Good Life or Moral Life?
Ever since Socrates claimed that the unexamined life is not worth living, people have been interested in what makes a life good or worth living. How should we decide how to live individually (ethics) and collectively (political theory)? Is morality derived from God? Is it possible to have morality without God? Is the good life one in which everyone lives according to duties and obligations, or one that maximizes happiness? This course is about the way that philosophers try to understand fundamental issues in our personal, social, and political life.
The course is appropriate for students who have no background in moral or political philosophy and for those who do. It will consist of two parts. The first part will introduce key issues in moral philosophy and the second part will focus on two recent Anglo-American philosophers.
Topics in the first half of the course are focused around the question ‘What is a good life?’ and include basic issues in the history of ethics. To answer this main question, we need to ask several related questions:
- Are values determined by cultures?
- What is a virtuous person (Aristotle)?
- Is morality possible without God (Nietzsche)?
- What makes human actions right or wrong – the actor’s intention (Kant) or the action’s consequences (Bentham)?
- Is goodness a property that objects possess independently of us, or is it just an expression of how we feel about them (Hume)?
- How can we determine whether serious actions such as abortion or euthanasia are right or wrong?
In the second half of the course, we shall look at the work of two recent philosophers:
- Bernard Williams’s Ethics and the Limits of Philosophy
- Jonathan Lear’s Radical Hope
Bernard Williams was the Provost of King’s College, Cambridge, and a major twentieth century philosopher. Williams considers historical attempts at explaining morality and the relationship between science and ethics. He offers some suggestions about what we can and cannot hope to find out about how to live from philosophy.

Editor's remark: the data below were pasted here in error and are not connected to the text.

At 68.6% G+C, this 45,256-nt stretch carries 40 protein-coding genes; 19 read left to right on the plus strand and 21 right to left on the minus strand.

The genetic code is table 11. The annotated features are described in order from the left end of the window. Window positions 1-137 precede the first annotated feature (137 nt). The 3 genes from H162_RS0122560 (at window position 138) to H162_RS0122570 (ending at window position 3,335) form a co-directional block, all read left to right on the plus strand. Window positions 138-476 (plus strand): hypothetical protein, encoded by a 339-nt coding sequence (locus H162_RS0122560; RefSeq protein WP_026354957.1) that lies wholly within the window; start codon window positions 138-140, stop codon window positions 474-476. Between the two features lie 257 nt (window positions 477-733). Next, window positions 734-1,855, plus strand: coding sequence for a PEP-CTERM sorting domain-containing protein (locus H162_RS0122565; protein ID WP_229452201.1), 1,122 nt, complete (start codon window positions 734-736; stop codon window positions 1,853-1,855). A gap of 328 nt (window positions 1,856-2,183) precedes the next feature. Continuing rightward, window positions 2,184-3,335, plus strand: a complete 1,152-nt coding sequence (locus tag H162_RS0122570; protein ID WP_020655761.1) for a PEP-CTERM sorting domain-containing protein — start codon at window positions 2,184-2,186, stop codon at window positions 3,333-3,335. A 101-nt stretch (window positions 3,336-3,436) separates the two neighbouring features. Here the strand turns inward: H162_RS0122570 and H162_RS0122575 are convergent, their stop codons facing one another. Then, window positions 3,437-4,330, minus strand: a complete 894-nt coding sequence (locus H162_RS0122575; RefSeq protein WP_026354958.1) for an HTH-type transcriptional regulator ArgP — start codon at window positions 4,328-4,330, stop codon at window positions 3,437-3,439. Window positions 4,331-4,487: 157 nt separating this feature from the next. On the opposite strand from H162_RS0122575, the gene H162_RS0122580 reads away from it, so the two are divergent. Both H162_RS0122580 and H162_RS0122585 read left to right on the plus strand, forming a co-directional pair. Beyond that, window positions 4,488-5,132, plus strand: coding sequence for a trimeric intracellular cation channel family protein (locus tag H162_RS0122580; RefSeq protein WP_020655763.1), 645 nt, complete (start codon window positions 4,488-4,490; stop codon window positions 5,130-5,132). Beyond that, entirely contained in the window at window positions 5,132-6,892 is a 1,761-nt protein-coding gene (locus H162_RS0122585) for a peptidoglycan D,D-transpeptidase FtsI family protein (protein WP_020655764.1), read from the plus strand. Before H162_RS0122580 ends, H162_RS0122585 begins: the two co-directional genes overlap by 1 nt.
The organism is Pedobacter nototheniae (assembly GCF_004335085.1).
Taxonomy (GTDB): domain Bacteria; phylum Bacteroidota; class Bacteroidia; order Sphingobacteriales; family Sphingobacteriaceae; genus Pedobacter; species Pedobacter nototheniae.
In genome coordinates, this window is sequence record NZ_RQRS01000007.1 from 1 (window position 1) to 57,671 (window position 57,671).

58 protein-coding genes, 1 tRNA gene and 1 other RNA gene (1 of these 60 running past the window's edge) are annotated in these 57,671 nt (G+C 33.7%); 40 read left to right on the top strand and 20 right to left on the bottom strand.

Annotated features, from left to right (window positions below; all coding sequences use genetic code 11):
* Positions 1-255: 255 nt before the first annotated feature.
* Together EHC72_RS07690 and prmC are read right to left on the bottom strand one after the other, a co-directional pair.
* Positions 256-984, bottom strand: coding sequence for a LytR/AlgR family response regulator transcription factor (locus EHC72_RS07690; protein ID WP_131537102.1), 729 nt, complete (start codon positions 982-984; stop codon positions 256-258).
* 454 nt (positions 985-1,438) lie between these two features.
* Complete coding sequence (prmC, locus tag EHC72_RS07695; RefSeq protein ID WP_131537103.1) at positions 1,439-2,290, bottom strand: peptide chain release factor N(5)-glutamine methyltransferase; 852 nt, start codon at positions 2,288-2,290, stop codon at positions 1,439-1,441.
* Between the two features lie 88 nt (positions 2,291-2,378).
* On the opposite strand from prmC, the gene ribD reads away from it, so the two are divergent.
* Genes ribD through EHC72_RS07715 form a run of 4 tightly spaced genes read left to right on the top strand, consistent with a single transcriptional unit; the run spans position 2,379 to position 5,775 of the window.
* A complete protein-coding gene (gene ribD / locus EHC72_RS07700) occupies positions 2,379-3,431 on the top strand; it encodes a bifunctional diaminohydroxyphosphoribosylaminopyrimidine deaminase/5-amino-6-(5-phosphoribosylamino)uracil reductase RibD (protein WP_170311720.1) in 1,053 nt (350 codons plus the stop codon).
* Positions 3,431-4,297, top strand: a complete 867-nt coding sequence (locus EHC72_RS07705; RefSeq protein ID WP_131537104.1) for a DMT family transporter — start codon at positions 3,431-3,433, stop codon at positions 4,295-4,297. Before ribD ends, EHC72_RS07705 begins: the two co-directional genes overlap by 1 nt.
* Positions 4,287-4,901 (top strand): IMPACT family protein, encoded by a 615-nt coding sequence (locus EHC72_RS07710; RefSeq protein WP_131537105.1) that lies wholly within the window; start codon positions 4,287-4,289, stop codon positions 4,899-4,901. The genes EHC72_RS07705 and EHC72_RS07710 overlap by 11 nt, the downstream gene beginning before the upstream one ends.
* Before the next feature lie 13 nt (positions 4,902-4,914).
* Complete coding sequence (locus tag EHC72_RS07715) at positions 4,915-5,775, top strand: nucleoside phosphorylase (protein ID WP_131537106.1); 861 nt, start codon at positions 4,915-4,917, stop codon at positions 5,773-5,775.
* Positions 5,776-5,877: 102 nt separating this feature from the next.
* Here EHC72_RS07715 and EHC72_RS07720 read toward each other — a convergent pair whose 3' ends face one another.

Courage in warfare was central to the Crow nation’s conception of what it meant to live well. In the nineteenth century, the US Government prevented Indian tribes from engaging in warfare with one another. This brought to an end an entire way of life for the Crow people: it was no longer possible to live a good life as they had always understood that. Jonathan Lear asks how Plenty Coups, the last great Chief of the Crow, was able to cope with this cultural devastation, and how Plenty Coups was able to find a new sense of what it meant to be courageous – and hence to live a good life – in a radically different world; a world in which old values no longer made sense. In developing his account, Lear draws on insights from Bernard Williams, as well as Aristotle, Freud, and Kierkegaard, to provide an account of what he thinks it is to be human. Jonathan Lear is currently a Professor of Philosophy at the University of Chicago and a former Fellow of Clare College, Cambridge.
This course is aimed at: The course is appropriate for students who have no background in moral or political philosophy and for those who do. The course will be of interest to philosophers, anthropologists, intellectual and political historians, psychologists, political scientists, and anyone who has ever wondered how they should live!
Pre-requisite knowledge required: None.
Transferable Knowledge and Skills: The course will develop critical thinking, reading, and writing skills.
No pre-arrival reading required
- J. Lear, Radical Hope: Ethics in the Face of Cultural Devastation (Harvard University Press, 2006)
- B. Williams, Ethics and the Limits of Philosophy (Routledge, 2006)
Further readings to be advised in due course.
Lecture Hours: 12 x 1 hour 15 minutes (total 15 hours)
Seminar Hours: 8 x 1 hour 15 minutes (total 10 hours)